Digitisation and convergence have created significant hurdles to what was once unique industries of broadcasting and telecommunications. Convergence has meant that these two industry offerings merged into one solution product, affecting the regulation of the sectors. According to Besa, this has been one of the most challenging transitions as regulators had not anticipated this type of evolution.
The narrative given by Elvis Besa, the Manager of Technical Broadcasting Services at the Independent Broadcasting Authority of Zambia (IBA), was in response to Broadcast Media Africa’s (BMA) question “What Challenges Are Faced By Regulators Concerning Implementation Of Policies And Frameworks For Fragmented Media?”.
Besa further expanded to say the internet has made it even more challenging to manage media regulation, the overriding reason being how end-users have no geographical limits. One of the solutions raised by Besa is for regulators to adapt by collaborating regionally and internationally to harmonise regulatory frameworks.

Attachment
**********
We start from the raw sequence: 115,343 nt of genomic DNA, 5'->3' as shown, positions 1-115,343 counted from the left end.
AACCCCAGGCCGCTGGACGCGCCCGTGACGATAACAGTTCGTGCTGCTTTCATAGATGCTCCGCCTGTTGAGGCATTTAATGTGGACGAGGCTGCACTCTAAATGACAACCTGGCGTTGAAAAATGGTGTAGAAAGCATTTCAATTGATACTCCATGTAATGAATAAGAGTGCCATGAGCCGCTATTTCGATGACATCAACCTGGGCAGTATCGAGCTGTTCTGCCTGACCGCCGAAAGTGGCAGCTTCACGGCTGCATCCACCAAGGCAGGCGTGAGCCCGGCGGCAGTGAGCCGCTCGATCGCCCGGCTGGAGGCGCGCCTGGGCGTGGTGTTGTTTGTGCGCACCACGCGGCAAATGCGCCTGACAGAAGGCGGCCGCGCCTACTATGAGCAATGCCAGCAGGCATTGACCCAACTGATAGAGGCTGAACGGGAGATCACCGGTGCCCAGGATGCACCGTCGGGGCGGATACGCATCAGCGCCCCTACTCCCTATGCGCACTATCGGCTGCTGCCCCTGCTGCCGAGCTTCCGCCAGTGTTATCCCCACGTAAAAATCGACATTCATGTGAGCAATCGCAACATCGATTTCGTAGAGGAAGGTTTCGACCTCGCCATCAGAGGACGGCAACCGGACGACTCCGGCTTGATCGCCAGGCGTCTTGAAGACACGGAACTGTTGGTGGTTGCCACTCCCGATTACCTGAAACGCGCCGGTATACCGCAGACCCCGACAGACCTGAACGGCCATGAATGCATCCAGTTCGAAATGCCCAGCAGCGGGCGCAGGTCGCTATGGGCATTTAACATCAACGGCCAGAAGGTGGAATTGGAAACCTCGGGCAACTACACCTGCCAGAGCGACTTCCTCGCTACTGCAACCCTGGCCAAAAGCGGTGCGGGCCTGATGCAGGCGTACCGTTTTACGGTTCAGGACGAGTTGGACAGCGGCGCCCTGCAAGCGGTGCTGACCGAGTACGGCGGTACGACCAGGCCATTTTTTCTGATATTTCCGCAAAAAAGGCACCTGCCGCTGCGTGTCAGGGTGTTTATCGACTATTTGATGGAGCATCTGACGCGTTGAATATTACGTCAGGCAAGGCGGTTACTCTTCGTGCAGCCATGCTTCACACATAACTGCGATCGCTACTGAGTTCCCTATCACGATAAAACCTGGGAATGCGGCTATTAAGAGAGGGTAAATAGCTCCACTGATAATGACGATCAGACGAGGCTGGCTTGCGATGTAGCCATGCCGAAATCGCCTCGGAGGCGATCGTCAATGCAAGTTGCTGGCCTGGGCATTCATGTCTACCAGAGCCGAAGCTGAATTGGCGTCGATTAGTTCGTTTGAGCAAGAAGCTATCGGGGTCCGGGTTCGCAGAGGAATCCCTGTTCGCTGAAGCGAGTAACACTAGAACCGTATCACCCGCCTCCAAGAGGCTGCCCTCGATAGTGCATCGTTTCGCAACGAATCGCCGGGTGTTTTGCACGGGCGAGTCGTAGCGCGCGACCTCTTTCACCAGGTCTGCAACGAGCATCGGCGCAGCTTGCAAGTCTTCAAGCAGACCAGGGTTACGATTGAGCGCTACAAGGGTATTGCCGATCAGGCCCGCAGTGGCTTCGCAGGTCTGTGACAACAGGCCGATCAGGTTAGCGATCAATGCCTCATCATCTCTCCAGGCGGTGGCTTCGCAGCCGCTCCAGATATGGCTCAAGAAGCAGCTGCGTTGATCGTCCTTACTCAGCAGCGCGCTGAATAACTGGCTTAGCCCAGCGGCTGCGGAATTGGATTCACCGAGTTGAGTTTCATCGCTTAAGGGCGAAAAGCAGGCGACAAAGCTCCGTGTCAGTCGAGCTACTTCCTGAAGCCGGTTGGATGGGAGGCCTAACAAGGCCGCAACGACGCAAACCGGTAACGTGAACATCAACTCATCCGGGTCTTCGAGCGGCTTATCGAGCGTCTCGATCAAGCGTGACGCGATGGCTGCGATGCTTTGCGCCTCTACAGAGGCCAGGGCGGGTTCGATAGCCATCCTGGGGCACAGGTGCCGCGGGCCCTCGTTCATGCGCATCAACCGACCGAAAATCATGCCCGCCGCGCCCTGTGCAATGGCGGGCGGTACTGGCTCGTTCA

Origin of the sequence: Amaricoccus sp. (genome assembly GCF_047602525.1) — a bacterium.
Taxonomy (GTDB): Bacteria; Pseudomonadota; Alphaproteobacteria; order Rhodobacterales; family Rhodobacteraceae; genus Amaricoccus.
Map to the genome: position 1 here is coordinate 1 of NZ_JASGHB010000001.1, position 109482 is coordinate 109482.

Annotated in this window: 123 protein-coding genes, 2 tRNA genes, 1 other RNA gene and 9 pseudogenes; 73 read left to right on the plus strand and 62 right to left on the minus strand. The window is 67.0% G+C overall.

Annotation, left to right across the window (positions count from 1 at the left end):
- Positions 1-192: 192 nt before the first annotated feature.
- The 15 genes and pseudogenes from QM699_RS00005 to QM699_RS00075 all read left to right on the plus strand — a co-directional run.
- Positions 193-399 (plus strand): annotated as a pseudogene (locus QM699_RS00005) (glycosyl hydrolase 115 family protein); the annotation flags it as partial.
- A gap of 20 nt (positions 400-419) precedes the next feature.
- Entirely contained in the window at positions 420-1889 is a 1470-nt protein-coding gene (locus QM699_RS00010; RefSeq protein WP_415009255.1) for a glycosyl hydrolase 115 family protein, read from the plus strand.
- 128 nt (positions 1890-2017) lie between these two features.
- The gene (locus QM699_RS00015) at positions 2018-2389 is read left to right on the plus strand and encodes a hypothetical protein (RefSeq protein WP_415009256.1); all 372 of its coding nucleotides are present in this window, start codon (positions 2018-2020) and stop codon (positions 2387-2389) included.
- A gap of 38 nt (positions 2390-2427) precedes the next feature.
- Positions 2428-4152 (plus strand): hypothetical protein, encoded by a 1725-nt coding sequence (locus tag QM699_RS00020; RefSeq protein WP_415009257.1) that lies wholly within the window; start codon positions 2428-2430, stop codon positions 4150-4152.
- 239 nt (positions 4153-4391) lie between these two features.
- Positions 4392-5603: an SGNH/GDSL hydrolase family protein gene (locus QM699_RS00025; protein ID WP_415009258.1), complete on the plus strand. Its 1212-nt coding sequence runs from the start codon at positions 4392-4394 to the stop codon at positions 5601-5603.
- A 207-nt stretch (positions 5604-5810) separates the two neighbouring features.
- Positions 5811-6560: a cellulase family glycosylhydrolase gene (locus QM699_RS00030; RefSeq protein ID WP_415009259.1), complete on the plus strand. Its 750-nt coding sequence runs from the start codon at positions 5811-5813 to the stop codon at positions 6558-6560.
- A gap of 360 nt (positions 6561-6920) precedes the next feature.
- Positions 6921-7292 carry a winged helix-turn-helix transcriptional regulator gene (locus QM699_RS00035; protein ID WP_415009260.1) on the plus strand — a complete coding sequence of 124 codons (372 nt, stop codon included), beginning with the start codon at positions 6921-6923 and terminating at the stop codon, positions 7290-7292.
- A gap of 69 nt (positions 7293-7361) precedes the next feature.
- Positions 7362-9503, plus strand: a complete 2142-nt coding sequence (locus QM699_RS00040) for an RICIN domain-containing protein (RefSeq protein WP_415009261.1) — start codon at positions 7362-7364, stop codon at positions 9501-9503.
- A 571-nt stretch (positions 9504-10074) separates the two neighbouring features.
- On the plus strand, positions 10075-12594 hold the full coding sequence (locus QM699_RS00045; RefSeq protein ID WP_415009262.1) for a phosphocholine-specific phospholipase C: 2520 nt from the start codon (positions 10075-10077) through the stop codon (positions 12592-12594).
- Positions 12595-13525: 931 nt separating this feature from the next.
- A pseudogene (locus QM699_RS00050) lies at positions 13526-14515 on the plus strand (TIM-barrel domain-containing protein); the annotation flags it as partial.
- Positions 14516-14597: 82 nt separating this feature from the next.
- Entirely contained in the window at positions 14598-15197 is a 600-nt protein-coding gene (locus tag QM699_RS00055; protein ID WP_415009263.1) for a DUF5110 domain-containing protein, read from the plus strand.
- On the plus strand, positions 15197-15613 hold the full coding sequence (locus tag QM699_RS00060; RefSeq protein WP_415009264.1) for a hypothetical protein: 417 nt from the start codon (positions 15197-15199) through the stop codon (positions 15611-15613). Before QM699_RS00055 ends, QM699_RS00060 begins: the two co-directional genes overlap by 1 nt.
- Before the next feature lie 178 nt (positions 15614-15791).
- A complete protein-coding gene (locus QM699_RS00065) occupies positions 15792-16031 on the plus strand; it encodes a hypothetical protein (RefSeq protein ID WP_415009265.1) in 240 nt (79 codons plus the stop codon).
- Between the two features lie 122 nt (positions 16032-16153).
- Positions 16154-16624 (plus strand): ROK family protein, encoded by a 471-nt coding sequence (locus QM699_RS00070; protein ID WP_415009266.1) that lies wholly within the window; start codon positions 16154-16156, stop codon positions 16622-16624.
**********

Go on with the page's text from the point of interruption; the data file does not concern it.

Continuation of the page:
Elvis also noted that IBA realised the abovementioned impediments that came with fragmented media and devised a strategy that would analyse the media offering environment. The outcomes were that policies and frameworks should be based on the functionality of their regulatory objective. In addition, broadcasting is moving at a fast pace, and regulation needs to be dynamic in order to adjust to current digitisation flaccidity.
The Summit on “Broadcast Media Convention of Southern Africa – 2021” was an initiative by Broadcast Media Africa (BMA) and Southern African Broadcasting Association (SABA) to assist practitioners in “Strengthening The Capacity Of Regulators In The Age Of Ubiquitous Media Platforms” amongst other objectives.